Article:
borrowing costs nearly tripled at auction on Tuesday. Market participants expect Moody’s to further downgrade Spain’s sovereign debt to Junk status.
Meanwhile, Cyprus also beat Italy (NYSEARCA:EWI) to officially become the fifth Euro Zone bailout nation as ‘‘negative spillover effects through its financial sector, due to its large exposure in the Greek economy,’’ according to a government statement.
Between the two, Spain is the one causing a lot higher anxiety. Spain is Europe’s (NYSEARCA:VGK) fourth largest economy, which is larger than the other four euro (NYSEARCA:FXE) bailout sisters—Greece, Ireland, Portugal and Cyprus–combined. And remember Spain already requested up to €100 billion ($125.7 billion) from EU bailout earlier this month to recapitalize its regional banks reeling from the collapse of its massive real estate bubble. Sadly, judging from the current debt situation (see graph below), the Euro bailout train most likely will not stop here.
|Graphic Source: Thomsonreuters.com|
Using the previous deleveraging cycle of Sweden and Finland post financial crisis during the 1990s as a baseline, McKinsey compared the current progress of US, UK and Spain. What KcKinsey found is that the United States may have been half way through that process, while households in Spain and the United Kingdom have only just begun to deleverage. (see chart below).
McKinsey reckons the US could return to trend as early as mid-2013, but cautions:
“… after US consumers finish deleveraging, they probably won’t be as powerful an engine of global growth as they were before the crisis. That’s because home equity loans and cash-out refinancing, which from 2003 to 2007 let US consumers extract $2.2 trillion of equity from their homes—an amount more than twice the size of the US fiscal-stimulus package—will not be available.”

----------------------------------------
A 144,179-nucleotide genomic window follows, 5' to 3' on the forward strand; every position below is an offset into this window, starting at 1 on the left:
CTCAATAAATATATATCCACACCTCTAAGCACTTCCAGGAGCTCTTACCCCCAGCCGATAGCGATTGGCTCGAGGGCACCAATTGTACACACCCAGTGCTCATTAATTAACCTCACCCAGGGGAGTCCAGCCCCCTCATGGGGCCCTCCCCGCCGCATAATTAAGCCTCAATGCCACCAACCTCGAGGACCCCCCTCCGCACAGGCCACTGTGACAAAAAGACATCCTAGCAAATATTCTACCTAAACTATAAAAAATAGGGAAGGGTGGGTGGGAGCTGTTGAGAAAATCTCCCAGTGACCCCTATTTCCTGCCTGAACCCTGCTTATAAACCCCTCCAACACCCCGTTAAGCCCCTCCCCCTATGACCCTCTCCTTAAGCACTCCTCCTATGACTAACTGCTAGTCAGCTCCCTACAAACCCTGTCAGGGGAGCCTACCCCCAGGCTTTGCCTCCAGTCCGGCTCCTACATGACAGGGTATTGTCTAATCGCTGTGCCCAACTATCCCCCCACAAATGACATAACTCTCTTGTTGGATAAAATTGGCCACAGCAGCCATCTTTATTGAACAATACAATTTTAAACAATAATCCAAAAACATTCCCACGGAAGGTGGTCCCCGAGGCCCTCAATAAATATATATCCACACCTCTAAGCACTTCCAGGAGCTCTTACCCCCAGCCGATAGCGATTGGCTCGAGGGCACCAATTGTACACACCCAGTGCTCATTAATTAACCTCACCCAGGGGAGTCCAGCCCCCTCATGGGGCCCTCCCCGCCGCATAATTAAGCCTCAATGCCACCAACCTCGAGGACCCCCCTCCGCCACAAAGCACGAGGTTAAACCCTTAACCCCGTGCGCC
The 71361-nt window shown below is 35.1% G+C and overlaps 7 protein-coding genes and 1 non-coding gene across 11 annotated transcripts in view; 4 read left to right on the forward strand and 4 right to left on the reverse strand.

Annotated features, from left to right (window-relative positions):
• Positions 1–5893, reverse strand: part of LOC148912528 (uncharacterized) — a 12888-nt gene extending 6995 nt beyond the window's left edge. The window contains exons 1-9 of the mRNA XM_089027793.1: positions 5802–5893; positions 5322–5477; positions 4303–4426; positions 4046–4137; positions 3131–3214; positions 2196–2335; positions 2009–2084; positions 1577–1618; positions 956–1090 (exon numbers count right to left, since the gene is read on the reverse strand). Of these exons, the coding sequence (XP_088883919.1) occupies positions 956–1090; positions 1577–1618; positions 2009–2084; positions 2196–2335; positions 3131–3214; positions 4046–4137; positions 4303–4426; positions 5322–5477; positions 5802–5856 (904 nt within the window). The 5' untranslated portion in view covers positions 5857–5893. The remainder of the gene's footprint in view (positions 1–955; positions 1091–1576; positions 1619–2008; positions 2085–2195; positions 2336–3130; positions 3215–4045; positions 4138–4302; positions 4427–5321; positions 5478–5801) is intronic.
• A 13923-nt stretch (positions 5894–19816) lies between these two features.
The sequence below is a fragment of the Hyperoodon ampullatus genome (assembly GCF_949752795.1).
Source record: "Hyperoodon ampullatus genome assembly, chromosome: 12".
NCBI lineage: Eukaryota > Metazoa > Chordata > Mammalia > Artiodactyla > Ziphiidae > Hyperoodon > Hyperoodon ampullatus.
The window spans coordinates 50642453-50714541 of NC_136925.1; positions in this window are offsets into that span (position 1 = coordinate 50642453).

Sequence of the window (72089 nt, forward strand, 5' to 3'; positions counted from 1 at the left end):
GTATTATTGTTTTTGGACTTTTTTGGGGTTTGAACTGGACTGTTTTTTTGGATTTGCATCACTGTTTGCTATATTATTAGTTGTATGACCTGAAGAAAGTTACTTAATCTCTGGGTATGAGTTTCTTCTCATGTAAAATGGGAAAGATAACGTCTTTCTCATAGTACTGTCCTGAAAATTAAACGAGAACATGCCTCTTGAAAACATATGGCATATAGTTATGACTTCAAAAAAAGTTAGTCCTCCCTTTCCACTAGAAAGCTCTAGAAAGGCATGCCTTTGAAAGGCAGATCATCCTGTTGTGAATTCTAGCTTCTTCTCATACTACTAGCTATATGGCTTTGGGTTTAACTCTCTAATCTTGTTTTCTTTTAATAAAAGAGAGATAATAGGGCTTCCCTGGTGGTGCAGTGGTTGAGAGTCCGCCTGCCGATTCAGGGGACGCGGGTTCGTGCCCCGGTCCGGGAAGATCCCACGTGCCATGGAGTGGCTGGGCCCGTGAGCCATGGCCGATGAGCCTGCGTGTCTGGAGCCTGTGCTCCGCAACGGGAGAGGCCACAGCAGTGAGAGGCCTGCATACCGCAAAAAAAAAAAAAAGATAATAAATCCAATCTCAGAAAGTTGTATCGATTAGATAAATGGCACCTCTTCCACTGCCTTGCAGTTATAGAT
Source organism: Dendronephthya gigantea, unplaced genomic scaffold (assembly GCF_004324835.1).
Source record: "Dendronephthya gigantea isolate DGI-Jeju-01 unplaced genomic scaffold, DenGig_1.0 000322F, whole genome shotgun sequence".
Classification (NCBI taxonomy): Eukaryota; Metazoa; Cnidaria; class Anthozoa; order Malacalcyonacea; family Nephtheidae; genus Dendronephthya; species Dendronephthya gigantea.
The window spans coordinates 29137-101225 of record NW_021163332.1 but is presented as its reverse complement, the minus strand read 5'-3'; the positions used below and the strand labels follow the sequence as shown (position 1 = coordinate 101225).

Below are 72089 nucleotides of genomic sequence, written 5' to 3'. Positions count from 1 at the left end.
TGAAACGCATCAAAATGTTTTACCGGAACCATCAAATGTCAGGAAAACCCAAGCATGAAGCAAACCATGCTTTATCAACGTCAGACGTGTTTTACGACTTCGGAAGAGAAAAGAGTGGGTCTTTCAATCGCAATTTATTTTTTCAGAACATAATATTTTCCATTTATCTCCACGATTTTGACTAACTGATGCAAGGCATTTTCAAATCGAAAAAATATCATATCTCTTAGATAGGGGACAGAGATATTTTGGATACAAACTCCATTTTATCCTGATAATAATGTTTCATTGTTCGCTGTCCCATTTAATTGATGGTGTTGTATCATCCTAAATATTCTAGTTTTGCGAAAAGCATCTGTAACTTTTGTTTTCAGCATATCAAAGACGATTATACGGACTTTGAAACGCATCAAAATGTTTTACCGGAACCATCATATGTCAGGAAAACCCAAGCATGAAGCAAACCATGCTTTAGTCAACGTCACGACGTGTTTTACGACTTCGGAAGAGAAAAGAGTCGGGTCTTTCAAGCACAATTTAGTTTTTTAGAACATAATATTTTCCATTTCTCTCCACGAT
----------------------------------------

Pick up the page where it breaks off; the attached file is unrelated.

More despair would come to Spain:
“….Today, Spanish corporations hold twice as much debt relative to national output as do US companies, and six times as much as German companies. Debt reduction in the corporate sector may weigh on growth in the years to come.”
UK, even though not part of the Euro sovereign bailout discussion yet, its prospect is not that much better:
“….we find that the ratio of [UK] household debt to disposable income would not return to its long-term trend until 2020.”
That suggests the world most likely could experience a long deflationary period. Some economists are starting to worry about the U.S. and Europe (NYSEARCA:IEV) could face a coming Japanese-style deflation cycle. Although we don’t believe that is in the cards, since Japan (NYSEARCA:EWJ) is unique in its demographics, banking and government systems, we do think darker days are ahead, and America’s lost decade would at least get an extension.
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